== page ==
To sanitize dirt, pour household bleach over the dirt until it’s completely moistened. Then cover it with plastic wrap and let it stay for at least twelve hours. After the time has elapsed, rinse the dirt thoroughly to make sure there is no residual bleach that could cause plants harm.
Is a Snow queen pothos poisonous to cats?
There is no record of Snow Queen being poisonous to cats, but it’s always best to consult with a veterinarian if you’re unsure. Many plants are poisonous to cats.
How fast does Marble Queen pothos grow?
In ideal circumstances, this fast-growing plant may grow up to 18 inches each month and reach around 5 feet in length on average. What does it mean for Marble Queen Pothos to grow “giant?” It’s not uncommon for Marble Queens to reach 20-30 feet long without regular pruning.
The Marble Queen plant grows taller and can reach over twenty feet high. Marble Queen pothos is a more vigorous plant and grows faster, spreading its foliage immediately. Snow Queen pothos, as well as Marble Queen pothos, can be grown in water as well as in soil.
Marble queen pothos is creamier with higher green touch, and snow queen pothos is more white with less green pigment. They are also different in the growth rate and caring preferences. The similarity between these is that they are from the same species and require less maintenance and care.
Snow Queens tend to have less green and more white variegation. This decorative plant appears to be more translucent due to its white undertones. Marble Queens have darker green variegation and relatively fewer stripes than other species. This houseplant is a little less translucent due to the green undertones.
If you have a snow queen pothos and want it to keep its predominantly white color, make sure your plant gets plenty of bright, indirect sunlight. If you place your plant in an area with lower light, new growth might revert back to a more green color like the marble queen.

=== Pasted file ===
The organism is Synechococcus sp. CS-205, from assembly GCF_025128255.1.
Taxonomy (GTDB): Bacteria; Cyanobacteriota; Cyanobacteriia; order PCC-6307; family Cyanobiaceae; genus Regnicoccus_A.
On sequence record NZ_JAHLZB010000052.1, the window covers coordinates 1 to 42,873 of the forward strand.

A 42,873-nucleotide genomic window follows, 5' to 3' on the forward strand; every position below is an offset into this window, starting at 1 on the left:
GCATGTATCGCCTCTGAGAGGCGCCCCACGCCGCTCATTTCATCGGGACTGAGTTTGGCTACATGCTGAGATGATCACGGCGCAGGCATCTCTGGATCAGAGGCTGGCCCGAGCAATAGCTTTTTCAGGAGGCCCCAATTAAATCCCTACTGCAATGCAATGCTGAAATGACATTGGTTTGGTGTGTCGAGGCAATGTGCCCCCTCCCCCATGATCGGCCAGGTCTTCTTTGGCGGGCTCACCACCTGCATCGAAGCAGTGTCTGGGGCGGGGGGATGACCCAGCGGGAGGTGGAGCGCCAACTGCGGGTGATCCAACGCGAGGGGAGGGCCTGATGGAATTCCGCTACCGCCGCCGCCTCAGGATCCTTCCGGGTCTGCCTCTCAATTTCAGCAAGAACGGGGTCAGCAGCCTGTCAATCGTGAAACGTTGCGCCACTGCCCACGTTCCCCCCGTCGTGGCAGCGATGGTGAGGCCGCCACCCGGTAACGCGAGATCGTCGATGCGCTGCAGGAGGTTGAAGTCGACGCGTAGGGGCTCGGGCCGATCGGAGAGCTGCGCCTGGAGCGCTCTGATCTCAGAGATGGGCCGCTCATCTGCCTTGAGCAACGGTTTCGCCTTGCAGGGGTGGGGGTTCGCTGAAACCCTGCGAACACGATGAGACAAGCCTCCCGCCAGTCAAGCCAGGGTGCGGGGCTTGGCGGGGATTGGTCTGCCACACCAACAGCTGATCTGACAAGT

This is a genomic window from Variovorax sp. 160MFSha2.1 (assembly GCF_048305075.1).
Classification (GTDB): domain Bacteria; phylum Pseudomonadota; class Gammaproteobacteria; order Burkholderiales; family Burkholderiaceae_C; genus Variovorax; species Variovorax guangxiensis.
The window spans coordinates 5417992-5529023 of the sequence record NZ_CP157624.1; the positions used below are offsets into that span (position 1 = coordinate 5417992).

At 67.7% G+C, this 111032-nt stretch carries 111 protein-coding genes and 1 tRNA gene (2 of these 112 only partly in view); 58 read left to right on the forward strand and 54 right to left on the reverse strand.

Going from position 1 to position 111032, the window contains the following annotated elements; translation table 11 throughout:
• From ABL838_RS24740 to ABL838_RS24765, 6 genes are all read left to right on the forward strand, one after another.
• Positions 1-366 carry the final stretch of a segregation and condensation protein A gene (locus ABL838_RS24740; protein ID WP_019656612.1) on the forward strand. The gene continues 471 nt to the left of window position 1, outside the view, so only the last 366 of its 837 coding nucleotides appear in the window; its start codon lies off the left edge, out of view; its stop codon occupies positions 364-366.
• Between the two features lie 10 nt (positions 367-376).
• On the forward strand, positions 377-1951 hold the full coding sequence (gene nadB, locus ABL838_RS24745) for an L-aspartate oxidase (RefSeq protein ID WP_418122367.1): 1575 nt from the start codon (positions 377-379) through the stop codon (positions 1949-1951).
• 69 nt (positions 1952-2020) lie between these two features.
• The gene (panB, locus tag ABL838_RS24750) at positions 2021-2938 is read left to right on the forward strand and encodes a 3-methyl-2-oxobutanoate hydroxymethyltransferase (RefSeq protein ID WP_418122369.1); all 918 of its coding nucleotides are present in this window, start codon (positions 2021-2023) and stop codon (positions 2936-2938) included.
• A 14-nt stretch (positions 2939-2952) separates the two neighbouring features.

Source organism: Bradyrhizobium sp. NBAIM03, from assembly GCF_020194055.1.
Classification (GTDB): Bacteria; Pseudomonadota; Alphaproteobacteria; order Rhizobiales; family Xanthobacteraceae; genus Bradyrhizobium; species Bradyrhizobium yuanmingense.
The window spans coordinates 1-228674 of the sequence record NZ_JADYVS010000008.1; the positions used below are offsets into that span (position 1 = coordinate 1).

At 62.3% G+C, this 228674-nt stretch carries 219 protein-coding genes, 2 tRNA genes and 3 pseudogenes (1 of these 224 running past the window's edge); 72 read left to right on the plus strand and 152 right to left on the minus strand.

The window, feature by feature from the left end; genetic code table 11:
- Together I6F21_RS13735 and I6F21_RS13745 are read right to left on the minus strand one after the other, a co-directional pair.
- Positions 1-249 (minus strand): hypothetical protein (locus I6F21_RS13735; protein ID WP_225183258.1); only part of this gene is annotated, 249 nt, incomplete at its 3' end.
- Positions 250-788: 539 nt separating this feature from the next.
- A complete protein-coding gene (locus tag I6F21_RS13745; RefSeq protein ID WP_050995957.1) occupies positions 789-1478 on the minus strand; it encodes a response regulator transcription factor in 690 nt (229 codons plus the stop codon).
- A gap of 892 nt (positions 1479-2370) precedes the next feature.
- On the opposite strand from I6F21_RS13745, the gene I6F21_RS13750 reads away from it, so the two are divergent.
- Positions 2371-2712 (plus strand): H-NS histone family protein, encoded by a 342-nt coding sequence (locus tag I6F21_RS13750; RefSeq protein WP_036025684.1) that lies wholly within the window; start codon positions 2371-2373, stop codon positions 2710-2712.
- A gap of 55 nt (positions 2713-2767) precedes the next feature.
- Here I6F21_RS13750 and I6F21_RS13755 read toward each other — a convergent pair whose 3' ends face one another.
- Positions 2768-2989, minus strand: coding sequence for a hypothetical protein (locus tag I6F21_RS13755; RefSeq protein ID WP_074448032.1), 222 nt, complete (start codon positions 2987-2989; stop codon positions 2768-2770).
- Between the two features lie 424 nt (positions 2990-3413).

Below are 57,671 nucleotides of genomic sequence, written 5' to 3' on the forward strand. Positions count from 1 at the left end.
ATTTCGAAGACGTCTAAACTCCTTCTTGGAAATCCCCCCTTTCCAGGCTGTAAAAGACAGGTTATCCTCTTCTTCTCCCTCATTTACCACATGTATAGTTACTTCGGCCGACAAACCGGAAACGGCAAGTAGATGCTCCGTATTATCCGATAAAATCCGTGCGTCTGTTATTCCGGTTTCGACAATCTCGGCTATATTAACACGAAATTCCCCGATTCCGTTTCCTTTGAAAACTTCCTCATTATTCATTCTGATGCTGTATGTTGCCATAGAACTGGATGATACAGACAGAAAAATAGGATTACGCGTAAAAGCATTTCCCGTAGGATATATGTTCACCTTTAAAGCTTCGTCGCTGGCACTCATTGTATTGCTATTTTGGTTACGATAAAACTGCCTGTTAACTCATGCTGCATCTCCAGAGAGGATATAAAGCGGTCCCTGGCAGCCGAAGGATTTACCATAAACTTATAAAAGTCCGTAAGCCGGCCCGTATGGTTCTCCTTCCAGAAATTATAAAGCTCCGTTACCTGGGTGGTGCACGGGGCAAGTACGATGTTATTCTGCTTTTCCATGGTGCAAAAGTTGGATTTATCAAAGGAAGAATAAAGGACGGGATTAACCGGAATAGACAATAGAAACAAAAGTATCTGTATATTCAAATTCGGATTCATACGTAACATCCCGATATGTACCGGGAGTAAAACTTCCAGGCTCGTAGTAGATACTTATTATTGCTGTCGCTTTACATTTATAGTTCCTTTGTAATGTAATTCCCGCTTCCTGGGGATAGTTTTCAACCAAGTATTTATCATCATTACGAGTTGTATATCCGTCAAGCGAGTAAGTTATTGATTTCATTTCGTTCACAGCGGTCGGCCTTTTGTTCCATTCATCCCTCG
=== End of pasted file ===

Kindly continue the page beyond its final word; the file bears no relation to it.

Snow Queen is a slow grower compared to most other pothos varieties, due mainly to its primarily white coloring. These white patches lack the green pigment chlorophyll, which plants use to produce energy and grow. Since it doesn't have as much chlorophyll, Snow Queen grows at a slower pace.
These plants do well with partial shade or indirect sunlight. My Snow Queen Pothos care is to keep it in a partial light area with no direct sunlight. Mine gets around 4 hours of indirect, natural sunlight a day and it thrives. They can do well with slightly less or slightly more indirect light as well.
The Marble Queen needs medium to bright indirect sunlight, but will also do well in low light. Avoid direct sunlight.
Care Instructions for Marble Queen Pothos
It's also known as money plant and devil's ivy since it's hard to kill and can even remain green in the dark. This fast-growing plant can grow up to 18 inches per month in ideal conditions and reach about 5 feet on average.
Your marble queen pothos is not getting enough light to maintain the white variation in its leaves. Move your plant to a brighter location and the new leaves should be white and green again.
Marble Queen Pothos: Not White? Your Marble Queen Pothos might not be getting enough light to keep its white variegation in the leaves. If you move your plant to a brighter spot, the young leaves should be white and green once more.
Like most pothos, the Snow Queen is easy to propagate. Stem cuttings can be rooted in water in just a matter of weeks and then planted back in soil.
Under the right conditions, Epipremnum aureum 'Marble Queen' is a fast grower. Indoors, marble pothos vines can quickly reach about 5 ft. (1.5 m) in length—or high if you grow the plant as a climber. Factors such as adequate light, proper watering, and regular feeding all help encourage fast growth.
Among the varieties of pothos snow queen is a very popular indoor vine to have within your sweet home. Its flashy heart-shaped leaves can be allowed to trail down from a plant placed on a shelf or in a hanging basket, or it can be trained up a stake.
The most common issue that will cause your Snow Queen Pothos to droop is a lack of water. When it comes to watering we normally recommend a little and often view that should keep your Pothos happy.
With leaves filled with dark green chlorophyll, Jade is one of the fastest-growing pothos plants around. Alternatively, you can place it in lower light conditions, and it may not grow as quickly, but will fare far better than any of the variegated cultivars.